Don’t Watch Exodus: Gods and Kings, Sorry About No Real Post, Please Comment About the Relative Effectiveness of This Song Parody

I guess first thing’s first, apologies about having no real post for today. The second thing is way more important than the first, because I need to remind you all that you should not see Exodus: Gods and Kings. I one hundred percent realize that the title of the last post [and its very contents] refer to Christians and their responsibility to be generally good people, but isn’t that the way we should all live? Just be good people, don’t support this:

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And honestly, if that wasn’t a good enough reason not to watch it there’s also the fact that apparently it’s terrible. And I quote, from the very beginning of that review:

“This is one of those moments when a movie comes along that is so repugnant, and so bland, and so pretentious, that it’s almost impossible to believe. And yet, like a voice from a burning bush, Exodus is an unbelievable event that will nevertheless lead thousands of people on a terrifying quest — to movie theaters.”

To go back to my original point, however, the main reason I don’t have a new post up today is that life has gotten very busy with my leaving the country this upcoming Wednesday. All that being said, I will have a post next Friday, a special one that will share a certain theme with those of my co-writers.

I’m actually pretty excited for it. Should be good.

In other news, a friend of mine linked to this parody of Meghan Trainor’s “All About That Bass”, which you can listen to here:

Gordon wrote a post very early in the year about “Ban Bossy”, a movement that sought to put an end to a certain term when used to describe females. The song I just linked to is an obvious extension of that, with the word “bitch” being leveled against women in [and out of] positions of authority, and makes some very good points. There is a wage gap, there is a certain amount of sexism in many a workplace, and on the whole we tend to have a vicious double standard when it comes to viewing men and women who essentially behave in a similar fashion.

The reason my friend disliked it was because “It starts out as a celebration of a move toward equality and then descends into non-satirical gender flipping.” I respectfully disagreed, citing the tendency of such parodies to rely heavily on hyperbole to make their points without actually supporting such extremist views, but I guess it’s up in the air. Feel free to chip in with your own opinions, and look forward to next week, which will contain [basically] our last updates of 2014!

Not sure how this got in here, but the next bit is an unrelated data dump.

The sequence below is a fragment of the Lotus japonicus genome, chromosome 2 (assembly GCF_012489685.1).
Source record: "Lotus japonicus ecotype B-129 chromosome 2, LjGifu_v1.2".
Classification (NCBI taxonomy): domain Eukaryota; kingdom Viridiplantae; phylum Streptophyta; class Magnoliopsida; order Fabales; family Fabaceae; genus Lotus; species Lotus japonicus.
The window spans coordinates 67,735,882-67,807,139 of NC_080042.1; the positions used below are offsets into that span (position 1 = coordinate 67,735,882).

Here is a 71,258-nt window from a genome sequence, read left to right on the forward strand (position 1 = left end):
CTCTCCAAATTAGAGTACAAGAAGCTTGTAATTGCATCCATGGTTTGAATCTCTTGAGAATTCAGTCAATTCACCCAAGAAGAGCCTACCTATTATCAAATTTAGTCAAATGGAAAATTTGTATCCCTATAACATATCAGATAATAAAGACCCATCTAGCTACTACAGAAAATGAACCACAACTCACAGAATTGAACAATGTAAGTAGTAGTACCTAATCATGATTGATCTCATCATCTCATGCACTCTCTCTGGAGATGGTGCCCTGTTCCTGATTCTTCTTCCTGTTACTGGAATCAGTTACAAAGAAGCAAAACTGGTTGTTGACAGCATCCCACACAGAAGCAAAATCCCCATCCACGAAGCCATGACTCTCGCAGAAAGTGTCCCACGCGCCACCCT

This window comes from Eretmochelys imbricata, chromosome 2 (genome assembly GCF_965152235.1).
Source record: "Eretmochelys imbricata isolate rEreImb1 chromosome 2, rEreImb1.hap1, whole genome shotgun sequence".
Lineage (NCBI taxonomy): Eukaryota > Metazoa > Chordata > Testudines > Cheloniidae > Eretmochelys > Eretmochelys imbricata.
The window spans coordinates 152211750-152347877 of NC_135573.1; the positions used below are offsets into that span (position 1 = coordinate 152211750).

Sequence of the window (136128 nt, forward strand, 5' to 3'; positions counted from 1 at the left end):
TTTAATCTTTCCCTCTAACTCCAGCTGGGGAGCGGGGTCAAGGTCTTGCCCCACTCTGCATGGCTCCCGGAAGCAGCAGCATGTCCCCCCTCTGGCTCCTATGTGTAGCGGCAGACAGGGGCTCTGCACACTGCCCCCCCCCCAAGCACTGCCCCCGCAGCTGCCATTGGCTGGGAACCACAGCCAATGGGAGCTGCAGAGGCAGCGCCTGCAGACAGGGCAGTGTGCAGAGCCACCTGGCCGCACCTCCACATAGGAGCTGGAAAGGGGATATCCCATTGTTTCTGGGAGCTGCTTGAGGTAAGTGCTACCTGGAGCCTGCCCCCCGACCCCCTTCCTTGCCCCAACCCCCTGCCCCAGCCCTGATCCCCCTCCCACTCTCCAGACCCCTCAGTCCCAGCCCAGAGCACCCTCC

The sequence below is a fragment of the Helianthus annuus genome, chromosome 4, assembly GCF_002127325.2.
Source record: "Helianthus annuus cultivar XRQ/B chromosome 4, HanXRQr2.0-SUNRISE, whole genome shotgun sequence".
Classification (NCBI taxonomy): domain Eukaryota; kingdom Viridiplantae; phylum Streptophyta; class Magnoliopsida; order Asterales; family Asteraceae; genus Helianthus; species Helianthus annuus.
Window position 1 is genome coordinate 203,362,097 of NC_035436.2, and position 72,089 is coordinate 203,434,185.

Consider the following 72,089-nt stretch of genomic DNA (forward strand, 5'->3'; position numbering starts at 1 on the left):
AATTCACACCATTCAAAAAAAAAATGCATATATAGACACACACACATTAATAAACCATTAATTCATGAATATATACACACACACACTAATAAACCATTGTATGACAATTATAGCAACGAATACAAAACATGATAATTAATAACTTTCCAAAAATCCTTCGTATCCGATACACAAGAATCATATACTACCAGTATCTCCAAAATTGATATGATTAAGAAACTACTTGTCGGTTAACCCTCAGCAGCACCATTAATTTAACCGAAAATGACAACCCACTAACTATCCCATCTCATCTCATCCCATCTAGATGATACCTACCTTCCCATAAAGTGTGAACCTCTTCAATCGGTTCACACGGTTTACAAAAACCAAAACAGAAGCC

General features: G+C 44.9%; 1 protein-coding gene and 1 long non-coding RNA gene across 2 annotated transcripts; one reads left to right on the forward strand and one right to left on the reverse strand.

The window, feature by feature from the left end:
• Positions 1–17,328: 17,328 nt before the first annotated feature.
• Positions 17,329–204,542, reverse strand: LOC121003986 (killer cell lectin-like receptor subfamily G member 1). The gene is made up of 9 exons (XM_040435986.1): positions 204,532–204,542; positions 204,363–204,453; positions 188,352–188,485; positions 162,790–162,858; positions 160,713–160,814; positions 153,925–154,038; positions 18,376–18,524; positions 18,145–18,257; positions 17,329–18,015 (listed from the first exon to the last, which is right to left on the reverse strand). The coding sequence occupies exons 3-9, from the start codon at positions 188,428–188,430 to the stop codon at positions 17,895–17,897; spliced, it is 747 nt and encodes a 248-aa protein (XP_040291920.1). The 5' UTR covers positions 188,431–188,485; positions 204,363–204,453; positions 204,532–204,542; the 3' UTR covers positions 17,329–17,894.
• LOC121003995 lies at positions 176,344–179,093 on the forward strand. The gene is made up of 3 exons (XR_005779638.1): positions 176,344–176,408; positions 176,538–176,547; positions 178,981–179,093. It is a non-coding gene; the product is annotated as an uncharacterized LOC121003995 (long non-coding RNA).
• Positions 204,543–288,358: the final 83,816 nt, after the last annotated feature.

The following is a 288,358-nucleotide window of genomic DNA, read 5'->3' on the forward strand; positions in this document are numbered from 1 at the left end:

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5 responses to “Don’t Watch Exodus: Gods and Kings, Sorry About No Real Post, Please Comment About the Relative Effectiveness of This Song Parody

  1. It looks like I’m going to watch Exodus even less than I was going to originally. Besides, I can’t do Biblical adaptations without animated musical numbers anymore. It’s a condition of mine.

    Well Ridley, at least we’ll always have Alien.

    • He’s really not doing much with the goodwill he garnered from that franchise, is he?

      • I think the creative equivalent of the American dream might be coasting off of one work for the rest of your career. Scott’s not the best example since Gladiator and Black Hawk Down are on this side of the 21st century cutoff, but it’s all over the place in film and comics. In terms of politically regressive material, at least Scott hasn’t put out Holy Terror.

        Come to think of it, a film adaptation of that would be comedic dynamite. If it was self-aware it could have a Team America/Robocop edge, and if it weren’t it’d be a hilarious failure. Going back to Black Hawk Down, Scott clearly has at least the seed of jingoistic lunacy in him.

        • Gladiator is actually the first thing that comes to mind when I think of Scott’s films, so you’re right, there is that.

          The seed of jingoistic lunacy aside, I just think it’s hilarious that he referred to a hypothetical actor as “Muhammad so-and-so from such-and such.” It’s not like his film wasn’t getting all this flak for being perceived as incredibly racist or anything-

  2. But, rather than being a case of direct borrowing, they demythologize the Egyptian concepts and form a polemic
    against the Egyptian gods.

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